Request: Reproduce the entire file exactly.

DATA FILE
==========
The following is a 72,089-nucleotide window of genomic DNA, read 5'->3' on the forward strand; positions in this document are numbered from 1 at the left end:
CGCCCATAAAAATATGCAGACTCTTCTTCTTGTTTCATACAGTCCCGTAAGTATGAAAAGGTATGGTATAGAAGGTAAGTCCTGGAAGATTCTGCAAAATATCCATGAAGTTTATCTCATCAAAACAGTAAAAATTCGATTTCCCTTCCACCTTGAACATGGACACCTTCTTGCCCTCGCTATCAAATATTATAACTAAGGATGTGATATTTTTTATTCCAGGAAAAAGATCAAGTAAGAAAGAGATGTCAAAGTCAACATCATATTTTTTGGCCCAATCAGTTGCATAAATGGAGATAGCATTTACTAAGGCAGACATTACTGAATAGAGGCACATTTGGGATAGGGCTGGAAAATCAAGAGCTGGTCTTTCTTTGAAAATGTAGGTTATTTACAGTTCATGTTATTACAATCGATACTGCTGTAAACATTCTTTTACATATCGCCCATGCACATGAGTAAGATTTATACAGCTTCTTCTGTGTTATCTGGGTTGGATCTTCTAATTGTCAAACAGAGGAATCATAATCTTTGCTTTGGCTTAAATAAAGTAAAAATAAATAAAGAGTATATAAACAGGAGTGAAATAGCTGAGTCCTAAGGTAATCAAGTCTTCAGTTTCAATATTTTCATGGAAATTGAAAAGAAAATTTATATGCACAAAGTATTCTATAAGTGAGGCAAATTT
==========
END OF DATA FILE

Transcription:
The following is a 72,089-nucleotide window of genomic DNA, read 5'->3' on the forward strand; positions in this document are numbered from 1 at the left end:
CGCCCATAAAAATATGCAGACTCTTCTTCTTGTTTCATACAGTCCCGTAAGTATGAAAAGGTATGGTATAGAAGGTAAGTCCTGGAAGATTCTGCAAAATATCCATGAAGTTTATCTCATCAAAACAGTAAAAATTCGATTTCCCTTCCACCTTGAACATGGACACCTTCTTGCCCTCGCTATCAAATATTATAACTAAGGATGTGATATTTTTTATTCCAGGAAAAAGATCAAGTAAGAAAGAGATGTCAAAGTCAACATCATATTTTTTGGCCCAATCAGTTGCATAAATGGAGATAGCATTTACTAAGGCAGACATTACTGAATAGAGGCACATTTGGGATAGGGCTGGAAAATCAAGAGCTGGTCTTTCTTTGAAAATGTAGGTTATTTACAGTTCATGTTATTACAATCGATACTGCTGTAAACATTCTTTTACATATCGCCCATGCACATGAGTAAGATTTATACAGCTTCTTCTGTGTTATCTGGGTTGGATCTTCTAATTGTCAAACAGAGGAATCATAATCTTTGCTTTGGCTTAAATAAAGTAAAAATAAATAAAGAGTATATAAACAGGAGTGAAATAGCTGAGTCCTAAGGTAATCAAGTCTTCAGTTTCAATATTTTCATGGAAATTGAAAAGAAAATTTATATGCACAAAGTATTCTATAAGTGAGGCAAATTT